How To Find Private & Public Hunting Land

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All hunters want a good piece of hunting land. Finding it is not as hard as you might think. Between public land and private parcels, you can find places to hunt with a few tools and resources—and the courage to ask permission. Here are our tips for how to find a new piece of hunting land.

Two hunters in the field. One uses binoculars and the other peers through her riflescope.

How To Find Public Land To Hunt

More often than not, finding public land to hunt is going to be a little easier than finding private land, unless you’re considering paying for a hunting lease. With public land, the best first step is to consider how far you’re willing to travel to hunt. Create your “home range,” if you will. Once you have that defined, looking over that area with onX Hunt with the Government Lands Layer turned on will show you exactly what parcels are public versus private. US Forest Service lands are shown in green, and public state lands are shown in cyan.

Once you’ve narrowed down your search and located a few areas of public land you think might be good for hunting, review their hunting license requirements and restrictions at Hunt Central. There you can find the length and time of hunting seasons, tag pricing, special draw deadlines, and links to state wildlife agencies.

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The next step is to vet the public land you’ve found with a state wildlife agency. These agencies exist to provide valuable information for hunters. They can often provide stats on the animals taken in the area, what special licenses or permits are required, and possible points of access to help you make the most of your hunts there. 

When on the hunt for public land, don’t overlook lands managed by lesser-known arms of the federal government, specifically national wildlife refuges. These areas are overseen by the US Department of Fish & Wildlife.

The Bureau of Land Management (BLM) is another excellent resource for public land hunting. Nationally, BLM manages 43 million acres of elk habitat, 131 million acres of mule deer habitat, and 23 million acres of bighorn sheep habitat, and unless otherwise posted, all BLM land is open to hunting.

Two backcountry hunters hike up a steep sidehill.

How To Find Private Land To Hunt

The prospect of hunting on private land is something that excites anyone who’s spent cold, dark mornings unable to find a parking spot anywhere near their favorite piece of public land. Access to a private parcel is like having a golden ticket to a fictitious candy factory. Finding private land to hunt can be challenging, but isn’t impossible. Here are a few tips for how to start.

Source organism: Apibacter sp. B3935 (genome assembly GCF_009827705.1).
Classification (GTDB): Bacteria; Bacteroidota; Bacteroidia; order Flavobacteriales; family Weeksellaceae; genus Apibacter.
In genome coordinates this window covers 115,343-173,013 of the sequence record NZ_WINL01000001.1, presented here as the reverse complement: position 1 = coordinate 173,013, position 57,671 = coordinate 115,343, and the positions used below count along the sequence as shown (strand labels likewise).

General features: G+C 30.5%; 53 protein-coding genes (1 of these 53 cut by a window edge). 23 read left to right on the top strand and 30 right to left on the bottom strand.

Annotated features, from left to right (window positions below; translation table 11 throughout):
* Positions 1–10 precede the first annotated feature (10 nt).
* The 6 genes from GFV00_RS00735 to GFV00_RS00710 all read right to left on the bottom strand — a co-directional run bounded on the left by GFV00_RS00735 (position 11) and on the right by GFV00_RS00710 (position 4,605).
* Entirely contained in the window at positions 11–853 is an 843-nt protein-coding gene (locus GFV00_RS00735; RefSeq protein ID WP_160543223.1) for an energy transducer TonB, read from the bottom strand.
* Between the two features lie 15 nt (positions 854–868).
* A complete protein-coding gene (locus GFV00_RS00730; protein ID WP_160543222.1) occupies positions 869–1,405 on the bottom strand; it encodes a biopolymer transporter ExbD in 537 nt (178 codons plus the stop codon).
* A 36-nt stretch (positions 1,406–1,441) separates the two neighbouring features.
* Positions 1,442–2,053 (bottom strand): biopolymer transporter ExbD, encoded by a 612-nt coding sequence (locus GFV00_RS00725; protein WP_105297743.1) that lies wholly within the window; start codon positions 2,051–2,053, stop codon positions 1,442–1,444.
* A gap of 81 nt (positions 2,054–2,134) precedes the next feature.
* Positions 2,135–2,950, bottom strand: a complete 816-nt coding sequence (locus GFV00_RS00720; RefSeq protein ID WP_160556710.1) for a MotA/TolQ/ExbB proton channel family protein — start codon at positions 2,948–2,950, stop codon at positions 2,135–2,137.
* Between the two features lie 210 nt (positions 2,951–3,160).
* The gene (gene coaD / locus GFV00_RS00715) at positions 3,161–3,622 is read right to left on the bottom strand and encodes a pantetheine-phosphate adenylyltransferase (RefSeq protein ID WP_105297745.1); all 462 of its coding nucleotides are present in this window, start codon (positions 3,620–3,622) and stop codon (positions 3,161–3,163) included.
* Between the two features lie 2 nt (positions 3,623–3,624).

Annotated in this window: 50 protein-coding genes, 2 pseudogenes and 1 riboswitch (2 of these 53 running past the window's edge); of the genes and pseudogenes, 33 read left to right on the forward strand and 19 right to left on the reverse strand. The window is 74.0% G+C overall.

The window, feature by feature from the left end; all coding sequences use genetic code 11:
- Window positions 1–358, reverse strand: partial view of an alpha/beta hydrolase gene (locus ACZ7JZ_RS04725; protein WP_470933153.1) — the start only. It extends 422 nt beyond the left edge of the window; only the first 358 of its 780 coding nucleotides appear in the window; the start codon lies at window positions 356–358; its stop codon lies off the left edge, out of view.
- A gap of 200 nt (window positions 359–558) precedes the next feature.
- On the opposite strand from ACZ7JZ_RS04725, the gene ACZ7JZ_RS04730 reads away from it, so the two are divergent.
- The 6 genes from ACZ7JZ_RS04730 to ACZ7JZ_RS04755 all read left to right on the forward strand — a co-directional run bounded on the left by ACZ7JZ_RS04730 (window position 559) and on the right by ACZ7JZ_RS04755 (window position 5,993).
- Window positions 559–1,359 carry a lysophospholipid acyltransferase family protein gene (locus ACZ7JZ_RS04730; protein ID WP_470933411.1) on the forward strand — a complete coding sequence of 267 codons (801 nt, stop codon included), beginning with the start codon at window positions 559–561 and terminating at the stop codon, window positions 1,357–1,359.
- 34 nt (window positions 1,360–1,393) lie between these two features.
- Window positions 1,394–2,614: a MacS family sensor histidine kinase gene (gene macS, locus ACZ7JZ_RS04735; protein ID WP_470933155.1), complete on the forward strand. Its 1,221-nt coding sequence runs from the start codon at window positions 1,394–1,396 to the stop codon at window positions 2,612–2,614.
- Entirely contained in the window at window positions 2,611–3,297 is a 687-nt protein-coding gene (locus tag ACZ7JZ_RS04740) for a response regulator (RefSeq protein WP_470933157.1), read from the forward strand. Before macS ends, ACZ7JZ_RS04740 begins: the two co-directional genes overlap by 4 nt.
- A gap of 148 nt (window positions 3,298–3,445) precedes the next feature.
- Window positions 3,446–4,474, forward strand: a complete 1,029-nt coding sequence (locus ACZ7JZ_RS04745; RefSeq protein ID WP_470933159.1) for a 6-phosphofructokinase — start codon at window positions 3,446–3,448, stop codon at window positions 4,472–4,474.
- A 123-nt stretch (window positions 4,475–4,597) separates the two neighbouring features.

Look for public access to private land. More than 20 states now offer programs where landowners allow hunters on their property in exchange for cash or incentives from state agencies. These popular programs have various names such as North Dakota’s Private Land Open to Sportsmen, Georgia’s Voluntary Public Access, Montana’s Block Management Areas, Kansas’s Walk-in Hunting Access, and others.

Thankfully, one of the largest landowners is often the one who will let hunters access their private properties—that landowner is typically a timber company. Timber lands that have been logged within the last 12 years are known to be excellent for hunting most species, and if they border farmland all the better. 

Any private land may be open for you if you just ask the landowner. onX Hunt shows contact information for private landowners all over the US. If you see a piece of private property that looks good for hunting, reach out to the landowner to see what he or she says. 

A hunter uses his mobile device in the field. A screenshot showing onX Hunt overlays the image.
onX Map Layers help hunters navigate public & private land boundaries.

Five onX Layers for Finding Land To Hunt

Looking for a quick and easy way to find new land for hunting? Get out your onX Hunt App or open the Web Map and check out these five different Map Layers for possible public and private properties before next season. 

  1. Government Lands Layer – The Government Lands Layer includes properties owned by federal, state, and tribal governments that may or may not be open for public access. Be sure of your access before you go.
  2. GMU/Hunting Units Layer – If you know the hunting unit or GMU you want to hunt, turn this Layer on to find public and private parcels within each boundary. 
  3. State-Sponsored Land Access Program Layers – As mentioned above, these are lands open to hunting but managed for access at the state level. 
  4. National Wild Turkey Federation (NWTF) Wild Turkey Sub-Species Layer – Designed for turkey hunters, the NWTF Layer shows the distribution of all turkey subspecies. 
  5. Private Lands Layer – Arguably one of the most important Layers to use for finding new places to hunt. This Layer will show you landowner contact information and boundaries.

Ryan Newhouse

Ryan Newhouse was raised hunting squirrels and whitetails in the deep South but has spent the last two decades chasing Western big game in Montana. He has written professionally about his travels and the craft beers he’s consumed along the way. He loves camping, fishing, boating, and teaching his two kids the art of building campfires and playing the ukulele. His great-great-uncle, Sewell Newhouse, invented the steel animal trap.